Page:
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Home / Articles / Views / The Highroad /  Just say No-No to nanos
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Thursday, February 21,2013

Just say No-No to nanos

By Jim Hightower

Have you had your minimum daily requirement of “nanos” today?

Nanomaterials, that is — manufactured or natural substances that are broken down in high-tech facilities to be teensie-tiny, molecule-sized particles. Don’t look for them on the ingredient list of food packages, because the big corporate processors of our edibles don’t want us to know that their goodies include these miniscule, mysterious “things” that, when ingested, go to places in the body that regular foodstuffs don’t directly enter — such as straight into your cells.

There has been precious little research on the human health impacts of nanos — though studies have shown them having unpleasant effects on mice. Also, our food regulators have flatly (and ominously) said they don’t have enough information even to evaluate the safety of nanomaterials.

So why are they popping up in processed foodstuffs? No one is talking — except a few anonymous food manufacturers who express enthusiasm for the ability for the whatever-they-are to make processed foods seem “creamier” and to “brighten” food colors.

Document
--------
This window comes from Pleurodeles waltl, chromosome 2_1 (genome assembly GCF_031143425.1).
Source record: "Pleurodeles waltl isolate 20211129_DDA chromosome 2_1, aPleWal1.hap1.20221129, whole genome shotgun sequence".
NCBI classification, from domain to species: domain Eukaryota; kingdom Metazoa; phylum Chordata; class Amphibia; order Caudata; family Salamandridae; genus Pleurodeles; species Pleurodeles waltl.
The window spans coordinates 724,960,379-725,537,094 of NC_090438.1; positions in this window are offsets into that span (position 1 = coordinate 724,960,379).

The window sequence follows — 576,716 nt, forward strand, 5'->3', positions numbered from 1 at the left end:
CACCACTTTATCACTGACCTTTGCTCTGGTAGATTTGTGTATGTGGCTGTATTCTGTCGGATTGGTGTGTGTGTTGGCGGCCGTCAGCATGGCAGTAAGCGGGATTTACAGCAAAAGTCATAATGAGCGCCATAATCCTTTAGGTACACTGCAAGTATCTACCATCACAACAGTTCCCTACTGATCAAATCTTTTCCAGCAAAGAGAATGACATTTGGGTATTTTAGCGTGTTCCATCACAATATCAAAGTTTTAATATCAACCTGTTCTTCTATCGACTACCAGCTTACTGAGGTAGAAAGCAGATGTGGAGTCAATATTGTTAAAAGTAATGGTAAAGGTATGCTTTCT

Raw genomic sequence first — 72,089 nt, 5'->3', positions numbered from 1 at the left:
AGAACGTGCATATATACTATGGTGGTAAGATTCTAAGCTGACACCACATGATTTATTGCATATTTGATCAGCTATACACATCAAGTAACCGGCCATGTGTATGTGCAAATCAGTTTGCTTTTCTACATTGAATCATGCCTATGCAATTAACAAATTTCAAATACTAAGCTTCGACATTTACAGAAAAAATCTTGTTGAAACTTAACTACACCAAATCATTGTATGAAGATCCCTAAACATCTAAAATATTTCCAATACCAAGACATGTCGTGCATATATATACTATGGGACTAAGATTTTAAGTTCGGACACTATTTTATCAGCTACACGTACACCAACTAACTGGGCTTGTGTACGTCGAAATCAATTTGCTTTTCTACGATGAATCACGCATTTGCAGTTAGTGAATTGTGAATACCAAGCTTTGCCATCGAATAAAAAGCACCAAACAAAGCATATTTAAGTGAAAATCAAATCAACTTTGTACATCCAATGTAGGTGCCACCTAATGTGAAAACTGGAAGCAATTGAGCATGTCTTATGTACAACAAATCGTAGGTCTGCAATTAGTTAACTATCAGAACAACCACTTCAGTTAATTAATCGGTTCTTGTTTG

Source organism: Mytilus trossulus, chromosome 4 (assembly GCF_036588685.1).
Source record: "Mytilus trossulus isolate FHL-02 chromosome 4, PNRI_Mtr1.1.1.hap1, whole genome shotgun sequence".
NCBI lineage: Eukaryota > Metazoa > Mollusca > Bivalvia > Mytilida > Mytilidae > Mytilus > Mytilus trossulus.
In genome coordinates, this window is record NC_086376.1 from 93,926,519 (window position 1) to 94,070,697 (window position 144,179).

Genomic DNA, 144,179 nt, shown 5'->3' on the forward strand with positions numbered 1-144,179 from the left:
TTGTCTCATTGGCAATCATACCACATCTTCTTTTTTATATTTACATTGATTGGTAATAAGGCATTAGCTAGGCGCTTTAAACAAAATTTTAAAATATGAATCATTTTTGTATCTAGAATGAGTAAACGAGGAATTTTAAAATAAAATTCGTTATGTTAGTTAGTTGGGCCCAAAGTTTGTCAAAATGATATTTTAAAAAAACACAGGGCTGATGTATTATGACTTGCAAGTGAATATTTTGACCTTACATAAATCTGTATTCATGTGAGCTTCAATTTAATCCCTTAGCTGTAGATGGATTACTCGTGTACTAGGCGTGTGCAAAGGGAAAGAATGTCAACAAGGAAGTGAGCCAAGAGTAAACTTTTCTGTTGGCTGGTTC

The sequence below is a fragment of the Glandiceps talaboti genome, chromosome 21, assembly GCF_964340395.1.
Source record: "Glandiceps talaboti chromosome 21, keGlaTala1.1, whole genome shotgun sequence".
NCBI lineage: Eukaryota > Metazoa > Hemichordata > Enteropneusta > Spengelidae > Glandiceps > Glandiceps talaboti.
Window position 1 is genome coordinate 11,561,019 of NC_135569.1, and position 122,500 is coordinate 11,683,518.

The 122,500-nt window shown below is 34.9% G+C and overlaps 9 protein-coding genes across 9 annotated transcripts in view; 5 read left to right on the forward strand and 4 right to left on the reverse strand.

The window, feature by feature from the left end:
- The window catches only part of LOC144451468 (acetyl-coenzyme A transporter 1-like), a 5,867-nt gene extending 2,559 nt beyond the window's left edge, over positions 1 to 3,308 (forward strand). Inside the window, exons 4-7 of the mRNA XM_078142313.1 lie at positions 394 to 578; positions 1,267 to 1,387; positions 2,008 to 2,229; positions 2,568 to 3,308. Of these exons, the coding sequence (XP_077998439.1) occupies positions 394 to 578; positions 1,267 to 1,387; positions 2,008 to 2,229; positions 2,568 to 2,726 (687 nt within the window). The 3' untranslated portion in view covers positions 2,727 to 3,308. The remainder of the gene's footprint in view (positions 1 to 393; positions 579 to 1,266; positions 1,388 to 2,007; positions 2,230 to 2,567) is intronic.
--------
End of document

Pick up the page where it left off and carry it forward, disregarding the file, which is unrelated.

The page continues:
A watchdog group called As You Sow sent a survey to 2,500 food manufacturers asking about their use of nanos. A whopping 26 responded, only 14 of which claimed not to use the things. The group ran its own test of 10 varieties of powdered doughnuts, finding that the sweet concoctions of Hostess Brands and Dunkin’ Donuts had products containing a nano called titanium dioxide. What benefit does it offer? It makes white substances brighter.

Hello — an unknown number of corporate food profiteers are pumping an unknown amount of unknown nanomaterials straight into our cells, having an unknown impact on our health — for no better reason than to enhance the cosmetics of their products. That’s a definition of insanity. To fight the madness go to www.asyousow.org.

Respond: letters@boulderweekly.com This opinion column does not necessarily reflect the views of Boulder Weekly.

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